Historical examples of attempts to place people in racial categories further underscore the social constructionism of race. In the South during the time of slavery, the skin tone of the enslaved lightened over the years as babies were born from the union, often in the form of rape, of slave owners and other Whites with enslaved people. As it became difficult to tell who was “Black” and who was not, many court battles over people’s racial identity occurred. People who were accused of having Black ancestry would go to court to prove they were White in order to avoid enslavement or other problems. . Litigation over race continued long past the days of slavery. In a relatively recent example, Susie Guillory Phipps sued the Louisiana Bureau of Vital Records in the early 1980s to change her official race to White. Phipps was descended from a slave owner and an enslaved person and thereafter had only White ancestors. Despite this fact, she was called “Black” on her birth certificate because of a state law, echoing the “one-drop rule,” that designated people as Black if their ancestry was at least 1/32 Black (meaning one of their great-great-great grandparents was Black). Phipps had always thought of herself as White and was surprised after seeing a copy of her birth certificate to discover she was officially Black because she had one Black ancestor about 150 years earlier. She lost her case, and the U.S. Supreme Court later refused to review it.
Social Construction of Other Social Identities, including Gender
It is important to note that the social construction of gender is another widely accepted concept. In other words, the differences that we attribute to the biological designation of female, male, or intersex are actually predominantly constructed by our societal beliefs, and not by biology. The recent broadening of gender identity and expression clearly demonstrates this concept.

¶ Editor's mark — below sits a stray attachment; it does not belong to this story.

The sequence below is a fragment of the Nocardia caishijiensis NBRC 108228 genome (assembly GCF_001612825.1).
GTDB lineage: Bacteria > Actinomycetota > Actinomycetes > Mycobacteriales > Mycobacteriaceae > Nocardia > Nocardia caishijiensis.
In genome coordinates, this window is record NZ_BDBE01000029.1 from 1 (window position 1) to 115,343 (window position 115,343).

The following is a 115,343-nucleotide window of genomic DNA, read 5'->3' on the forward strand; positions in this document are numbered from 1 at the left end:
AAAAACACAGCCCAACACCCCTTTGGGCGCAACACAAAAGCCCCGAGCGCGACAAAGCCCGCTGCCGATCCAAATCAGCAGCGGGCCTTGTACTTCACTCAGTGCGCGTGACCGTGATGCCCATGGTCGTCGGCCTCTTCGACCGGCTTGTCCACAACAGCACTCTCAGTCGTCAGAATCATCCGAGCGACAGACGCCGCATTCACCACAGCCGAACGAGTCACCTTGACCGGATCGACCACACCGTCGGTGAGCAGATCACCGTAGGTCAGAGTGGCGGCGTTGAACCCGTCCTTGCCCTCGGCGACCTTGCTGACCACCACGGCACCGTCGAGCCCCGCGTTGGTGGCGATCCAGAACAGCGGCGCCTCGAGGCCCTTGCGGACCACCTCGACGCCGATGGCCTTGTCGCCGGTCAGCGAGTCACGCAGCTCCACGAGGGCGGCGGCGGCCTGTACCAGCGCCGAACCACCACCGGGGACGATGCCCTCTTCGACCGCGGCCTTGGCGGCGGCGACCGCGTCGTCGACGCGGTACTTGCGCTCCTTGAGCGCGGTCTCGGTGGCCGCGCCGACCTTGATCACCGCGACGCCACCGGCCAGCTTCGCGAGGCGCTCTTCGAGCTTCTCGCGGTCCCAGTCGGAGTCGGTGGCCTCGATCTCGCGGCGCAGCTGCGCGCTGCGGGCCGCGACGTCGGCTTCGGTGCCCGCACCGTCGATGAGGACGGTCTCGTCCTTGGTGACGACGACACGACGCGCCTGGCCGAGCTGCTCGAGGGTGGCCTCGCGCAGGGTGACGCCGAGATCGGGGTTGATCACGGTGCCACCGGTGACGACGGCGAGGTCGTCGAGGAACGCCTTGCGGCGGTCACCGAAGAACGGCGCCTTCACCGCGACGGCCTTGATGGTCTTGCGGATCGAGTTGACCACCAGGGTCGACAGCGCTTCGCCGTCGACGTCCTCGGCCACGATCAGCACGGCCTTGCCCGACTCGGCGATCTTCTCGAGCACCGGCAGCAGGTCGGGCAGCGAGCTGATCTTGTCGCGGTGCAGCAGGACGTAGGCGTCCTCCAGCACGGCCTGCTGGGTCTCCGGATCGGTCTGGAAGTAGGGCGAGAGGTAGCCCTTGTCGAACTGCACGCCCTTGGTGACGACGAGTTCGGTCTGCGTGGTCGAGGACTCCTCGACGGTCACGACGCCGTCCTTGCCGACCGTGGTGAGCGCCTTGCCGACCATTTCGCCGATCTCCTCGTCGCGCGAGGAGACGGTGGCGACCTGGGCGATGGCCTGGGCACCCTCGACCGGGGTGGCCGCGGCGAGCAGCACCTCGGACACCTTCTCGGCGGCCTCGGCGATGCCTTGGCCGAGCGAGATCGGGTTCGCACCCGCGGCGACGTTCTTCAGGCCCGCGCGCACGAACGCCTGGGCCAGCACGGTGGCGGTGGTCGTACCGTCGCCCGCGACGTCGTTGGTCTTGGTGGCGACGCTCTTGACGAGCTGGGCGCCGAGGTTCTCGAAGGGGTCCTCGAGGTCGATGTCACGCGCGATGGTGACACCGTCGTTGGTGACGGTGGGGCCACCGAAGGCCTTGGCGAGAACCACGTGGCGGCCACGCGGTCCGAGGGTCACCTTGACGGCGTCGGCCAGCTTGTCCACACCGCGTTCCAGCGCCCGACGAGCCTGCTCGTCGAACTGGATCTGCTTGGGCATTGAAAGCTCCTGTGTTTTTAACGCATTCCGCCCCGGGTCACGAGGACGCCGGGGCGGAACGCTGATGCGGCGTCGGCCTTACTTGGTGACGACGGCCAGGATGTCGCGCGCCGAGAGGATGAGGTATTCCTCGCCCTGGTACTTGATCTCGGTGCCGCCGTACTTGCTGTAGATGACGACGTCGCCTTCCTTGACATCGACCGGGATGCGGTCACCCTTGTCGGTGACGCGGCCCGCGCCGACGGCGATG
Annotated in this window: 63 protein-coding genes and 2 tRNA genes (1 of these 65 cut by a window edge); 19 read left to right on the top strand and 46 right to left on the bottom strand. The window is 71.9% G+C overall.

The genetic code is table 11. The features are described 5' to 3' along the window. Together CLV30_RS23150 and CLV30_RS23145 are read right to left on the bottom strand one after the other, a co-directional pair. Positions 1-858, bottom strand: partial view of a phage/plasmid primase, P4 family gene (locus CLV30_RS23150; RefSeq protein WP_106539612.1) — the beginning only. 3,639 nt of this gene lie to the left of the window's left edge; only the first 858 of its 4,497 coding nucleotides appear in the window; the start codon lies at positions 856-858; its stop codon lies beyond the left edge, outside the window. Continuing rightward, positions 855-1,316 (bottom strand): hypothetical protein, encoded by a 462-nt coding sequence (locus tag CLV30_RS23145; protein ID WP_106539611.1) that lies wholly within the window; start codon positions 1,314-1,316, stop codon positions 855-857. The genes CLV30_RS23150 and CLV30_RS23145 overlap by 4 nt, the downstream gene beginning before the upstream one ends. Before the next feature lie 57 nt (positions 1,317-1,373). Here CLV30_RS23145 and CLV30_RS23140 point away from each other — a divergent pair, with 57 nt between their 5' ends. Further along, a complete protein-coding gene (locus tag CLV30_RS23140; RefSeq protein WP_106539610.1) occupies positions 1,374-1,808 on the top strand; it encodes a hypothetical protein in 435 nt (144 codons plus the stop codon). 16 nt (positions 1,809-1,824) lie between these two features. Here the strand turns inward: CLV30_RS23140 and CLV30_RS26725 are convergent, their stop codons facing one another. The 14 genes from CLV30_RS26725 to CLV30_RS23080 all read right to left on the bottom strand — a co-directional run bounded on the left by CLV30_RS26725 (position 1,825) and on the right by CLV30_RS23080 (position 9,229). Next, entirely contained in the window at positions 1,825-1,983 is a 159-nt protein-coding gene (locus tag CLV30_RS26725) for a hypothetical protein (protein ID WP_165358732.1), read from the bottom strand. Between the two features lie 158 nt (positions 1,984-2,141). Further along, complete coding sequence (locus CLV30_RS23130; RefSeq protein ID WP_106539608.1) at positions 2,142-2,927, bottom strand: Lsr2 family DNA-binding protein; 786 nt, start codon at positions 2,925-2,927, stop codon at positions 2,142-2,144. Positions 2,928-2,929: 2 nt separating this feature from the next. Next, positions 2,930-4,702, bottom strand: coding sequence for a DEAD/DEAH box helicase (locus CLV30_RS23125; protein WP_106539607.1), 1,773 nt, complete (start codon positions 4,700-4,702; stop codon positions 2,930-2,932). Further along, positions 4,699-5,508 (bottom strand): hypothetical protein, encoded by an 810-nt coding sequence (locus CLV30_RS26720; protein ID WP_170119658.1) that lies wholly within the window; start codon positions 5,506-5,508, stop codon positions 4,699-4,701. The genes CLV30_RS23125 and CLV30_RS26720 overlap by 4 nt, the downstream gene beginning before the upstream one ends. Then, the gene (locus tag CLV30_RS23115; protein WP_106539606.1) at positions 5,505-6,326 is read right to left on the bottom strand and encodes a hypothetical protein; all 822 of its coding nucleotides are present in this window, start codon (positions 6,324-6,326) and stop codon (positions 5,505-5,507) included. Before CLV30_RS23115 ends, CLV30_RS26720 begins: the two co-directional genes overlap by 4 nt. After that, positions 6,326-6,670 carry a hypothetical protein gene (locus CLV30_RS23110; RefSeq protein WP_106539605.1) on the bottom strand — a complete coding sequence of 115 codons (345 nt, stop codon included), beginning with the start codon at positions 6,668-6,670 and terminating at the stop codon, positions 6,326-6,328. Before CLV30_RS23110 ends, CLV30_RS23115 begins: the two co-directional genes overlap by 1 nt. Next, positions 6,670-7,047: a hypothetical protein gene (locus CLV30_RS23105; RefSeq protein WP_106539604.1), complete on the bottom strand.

Other identities are also constructed via societal agreement. Sexuality, ability, religion, , age, and other identities may contain some physical parameters, and certainly contain meaning to the individuals that possess them. Critical to our study of families, however, is the understanding that society creates and reinforces social construction of these characteristics and those constructions favor some groups, discriminate against others, and generally impact the lives of families.
Articulated by legal scholar Kimberlé Crenshaw (1991), the concept of identifies a mode of analysis integral to women, gender, and sexuality studies. Within intersectional frameworks, race, class, gender, sexuality, age, ability, and other aspects of identity are experienced simultaneously and the meanings of different aspects of identity are shaped by one another. In other words, notions of gender and the way a person’s gender is interpreted by others are always impacted by notions of race and the way that person’s race is interpreted. For example, a person is never received as just a woman, but how that person is racialized impacts how the person is received as a woman. So, notions of blackness, brownness, and whiteness always influence gendered experience, and there is no experience of gender that is outside of an experience of race. In addition to race, gendered experience is also shaped by age, sexuality, class, and ability; likewise, the experience of race is impacted by gender, age, class, sexuality, and ability.